Simulation time frame

Each simulation spanned 168 h and comprised 14 repeat doses of similar size for each compound. Each simulation time frame consisted of a start time (t0, min) and an end time (tend, min). With respect to the ith dose, ti (min) was the time that this dose was given, and the first dose (t1) was equal to t0. The time of subsequent doses (t2, t3, etc.) was 12 h after the previous dose and reflects the dosing interval. Mathematically, each dose was considered in isolation, where the amounts of compound in the PK model's three compartments was zero at ti. A bolus of the ith dose appeared in compartment A at time ti,A, where the time difference between ti and ti,A represented an absorption delay of 1 h to reflect the gastric lag phase.34 The absorption window started at ti,A and ended at time ti,B, and equated to 4 h.35,36 Compound in compartment B was transferred to compartment C or removed from further consideration during the time between ti,A and tend. This time period also reflected the time during which compound in compartment C could be transferred to compartment B.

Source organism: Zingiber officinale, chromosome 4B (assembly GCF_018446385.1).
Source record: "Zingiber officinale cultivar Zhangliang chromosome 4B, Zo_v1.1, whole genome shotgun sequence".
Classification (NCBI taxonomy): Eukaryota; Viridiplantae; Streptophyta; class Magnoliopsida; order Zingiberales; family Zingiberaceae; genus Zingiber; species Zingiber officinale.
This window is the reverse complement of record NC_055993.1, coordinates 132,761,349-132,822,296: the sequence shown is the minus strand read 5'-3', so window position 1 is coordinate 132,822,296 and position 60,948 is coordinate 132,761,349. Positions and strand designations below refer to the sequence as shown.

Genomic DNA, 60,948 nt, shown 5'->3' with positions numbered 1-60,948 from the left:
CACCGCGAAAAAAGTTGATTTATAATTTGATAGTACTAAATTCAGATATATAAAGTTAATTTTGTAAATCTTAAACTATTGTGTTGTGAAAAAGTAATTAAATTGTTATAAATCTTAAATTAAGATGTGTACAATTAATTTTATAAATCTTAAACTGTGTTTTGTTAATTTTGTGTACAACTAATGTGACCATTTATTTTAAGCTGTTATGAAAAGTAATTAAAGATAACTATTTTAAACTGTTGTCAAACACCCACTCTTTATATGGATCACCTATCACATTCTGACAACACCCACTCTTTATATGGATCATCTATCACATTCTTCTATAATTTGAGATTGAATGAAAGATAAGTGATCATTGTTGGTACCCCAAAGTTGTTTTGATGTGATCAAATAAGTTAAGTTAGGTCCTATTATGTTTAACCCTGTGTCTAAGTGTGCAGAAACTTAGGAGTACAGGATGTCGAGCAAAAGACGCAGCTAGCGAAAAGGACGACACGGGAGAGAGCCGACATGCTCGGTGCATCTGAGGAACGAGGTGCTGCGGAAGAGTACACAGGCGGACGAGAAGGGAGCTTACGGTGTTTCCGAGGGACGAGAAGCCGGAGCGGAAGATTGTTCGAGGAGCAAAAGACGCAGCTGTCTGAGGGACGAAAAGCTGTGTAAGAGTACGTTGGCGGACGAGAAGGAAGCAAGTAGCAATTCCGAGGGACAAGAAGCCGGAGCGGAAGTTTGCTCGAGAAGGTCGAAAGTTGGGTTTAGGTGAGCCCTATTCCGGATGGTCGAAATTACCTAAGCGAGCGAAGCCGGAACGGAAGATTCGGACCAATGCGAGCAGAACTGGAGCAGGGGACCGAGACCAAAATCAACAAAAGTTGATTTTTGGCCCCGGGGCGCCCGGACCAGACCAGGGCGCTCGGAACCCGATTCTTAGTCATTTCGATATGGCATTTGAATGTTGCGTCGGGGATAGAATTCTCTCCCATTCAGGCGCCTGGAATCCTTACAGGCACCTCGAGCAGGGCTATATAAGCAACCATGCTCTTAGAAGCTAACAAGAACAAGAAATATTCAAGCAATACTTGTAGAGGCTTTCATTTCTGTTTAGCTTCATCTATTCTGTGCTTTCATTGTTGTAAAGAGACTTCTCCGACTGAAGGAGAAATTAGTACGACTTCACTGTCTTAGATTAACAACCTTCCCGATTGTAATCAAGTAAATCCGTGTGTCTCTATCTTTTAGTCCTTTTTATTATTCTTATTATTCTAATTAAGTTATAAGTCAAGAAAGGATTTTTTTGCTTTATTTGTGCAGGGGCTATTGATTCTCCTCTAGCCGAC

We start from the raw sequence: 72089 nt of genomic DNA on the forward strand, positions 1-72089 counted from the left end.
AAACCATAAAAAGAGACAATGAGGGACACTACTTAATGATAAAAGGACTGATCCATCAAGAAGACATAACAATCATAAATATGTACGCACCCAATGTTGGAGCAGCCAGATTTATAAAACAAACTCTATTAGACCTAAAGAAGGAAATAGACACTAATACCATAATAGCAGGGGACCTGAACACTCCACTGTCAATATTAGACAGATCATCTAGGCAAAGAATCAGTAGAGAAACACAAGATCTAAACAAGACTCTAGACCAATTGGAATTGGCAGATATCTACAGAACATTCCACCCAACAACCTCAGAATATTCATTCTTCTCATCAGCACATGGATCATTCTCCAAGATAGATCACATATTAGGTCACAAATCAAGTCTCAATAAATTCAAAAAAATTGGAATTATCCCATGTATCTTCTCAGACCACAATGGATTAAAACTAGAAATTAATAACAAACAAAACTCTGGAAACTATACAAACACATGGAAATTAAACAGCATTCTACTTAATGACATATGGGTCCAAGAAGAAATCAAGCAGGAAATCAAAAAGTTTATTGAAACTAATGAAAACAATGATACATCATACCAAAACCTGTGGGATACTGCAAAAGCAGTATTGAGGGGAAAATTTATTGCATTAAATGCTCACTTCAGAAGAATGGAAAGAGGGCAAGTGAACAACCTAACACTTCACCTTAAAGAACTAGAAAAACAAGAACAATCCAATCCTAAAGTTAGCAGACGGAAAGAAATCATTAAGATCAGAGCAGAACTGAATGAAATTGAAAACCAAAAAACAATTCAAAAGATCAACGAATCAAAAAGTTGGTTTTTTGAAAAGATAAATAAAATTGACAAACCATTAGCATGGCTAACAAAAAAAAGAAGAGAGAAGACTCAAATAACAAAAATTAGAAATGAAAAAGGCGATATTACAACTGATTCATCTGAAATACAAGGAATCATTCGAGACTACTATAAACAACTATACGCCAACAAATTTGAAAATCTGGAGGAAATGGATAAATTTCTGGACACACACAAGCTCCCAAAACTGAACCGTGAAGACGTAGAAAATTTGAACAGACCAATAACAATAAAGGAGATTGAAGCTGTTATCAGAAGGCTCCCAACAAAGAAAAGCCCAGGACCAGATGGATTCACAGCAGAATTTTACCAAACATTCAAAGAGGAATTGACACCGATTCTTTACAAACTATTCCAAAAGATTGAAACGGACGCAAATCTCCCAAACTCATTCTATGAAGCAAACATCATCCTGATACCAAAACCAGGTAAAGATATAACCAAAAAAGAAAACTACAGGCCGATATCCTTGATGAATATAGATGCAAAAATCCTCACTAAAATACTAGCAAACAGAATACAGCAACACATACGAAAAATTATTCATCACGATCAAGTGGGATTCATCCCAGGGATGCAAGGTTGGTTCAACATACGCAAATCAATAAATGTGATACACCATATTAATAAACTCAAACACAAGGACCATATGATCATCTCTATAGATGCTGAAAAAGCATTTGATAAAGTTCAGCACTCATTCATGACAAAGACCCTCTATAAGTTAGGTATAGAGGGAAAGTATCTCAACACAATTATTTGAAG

Saturation state of compartment A

For scenarios where Vintestinal was saturated with compound at ti,A, a constant rate of compound transferred from compartment A to compartment B applied, given by k1 multiplied by the saturated amount of compound in the intestinal fluid (mg). The latter was derived from the compound's aqueous solubility at pH 6.5 (solubilitypH6.5, M) multiplied by its molecular weight and VIntestinal. This rate of transfer was considered up to time ti,B or ti,A,unsaturated, when Vintestinal became unsaturated. At ti,A,unsaturated the amount of compound remaining in compartment A reflected its solubilitypH6.5, from which point the rate of transfer followed first-order kinetics until time ti,B.